Highlights of the collection include Raphael’s “Fornarina” — an icon of Renaissance beauty — and two important works by Caravaggio: “Judith Beheading Holofernes” and “Narcissus.” Don’t miss the central hall, capped by Pietro da Cortona’s painted ceiling, “Triumph of Divine Providence,” a swirling, angel-filled skyward vista that cleverly links the Barberini clan with the image of heaven. Children can be entertained finding all the bees — the symbol of the Barberini family — deftly inserted throughout the palace, from Cortona’s fresco to the mosaic floors and even the radiator grilles.
The National Gallery also occupies a suite of rooms in the Palazzo Corsini, across the Tiber at the northern tip of Trastevere. Originally belonging to the Riario family, the palace is perhaps best known as the residence of Queen Christina of Sweden, who set up residence after her 1654 abdication and conversion to Catholicism. It was later owned and expanded by the Corsini family. About 300 paintings by the likes of Fra Angelico, Annibale Carracci, Caravaggio, Murillo and Rubens are tidily compressed into eight galleries. Even at the height of the tourist season, daily attendance rarely tops 50 visitors so it’s like having these masterpieces to oneself.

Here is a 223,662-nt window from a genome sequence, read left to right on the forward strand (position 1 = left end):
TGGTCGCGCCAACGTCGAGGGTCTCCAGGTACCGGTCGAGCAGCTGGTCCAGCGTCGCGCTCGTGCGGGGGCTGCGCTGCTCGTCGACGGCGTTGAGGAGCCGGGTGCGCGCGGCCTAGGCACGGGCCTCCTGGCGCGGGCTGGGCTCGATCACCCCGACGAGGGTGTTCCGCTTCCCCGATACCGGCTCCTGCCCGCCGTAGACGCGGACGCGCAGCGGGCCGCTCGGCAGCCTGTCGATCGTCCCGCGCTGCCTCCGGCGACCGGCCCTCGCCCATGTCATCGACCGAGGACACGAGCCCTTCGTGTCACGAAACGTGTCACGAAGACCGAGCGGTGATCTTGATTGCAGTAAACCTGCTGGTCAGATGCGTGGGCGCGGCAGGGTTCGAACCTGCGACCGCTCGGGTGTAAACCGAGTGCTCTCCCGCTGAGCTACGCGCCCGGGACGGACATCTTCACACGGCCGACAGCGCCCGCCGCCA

Back across the Tiber is the Palazzo Spada, former residence of Cardinal Bernardino Spada, who in 1652 commissioned one of Rome’s most delightful architectural follies from Francesco Borromini. Known as Borromini’s perspective gallery, it is a trompe l’oeil loggia in which the architect, by tilting the floor, walls and vaulted ceiling, creates the illusion of a colonnade stretching nearly 120 feet, when it is in reality less than 30 feet long. Among the masterpieces inside the museum are two paintings by Artemisia Gentileschi, among the first known European female painters.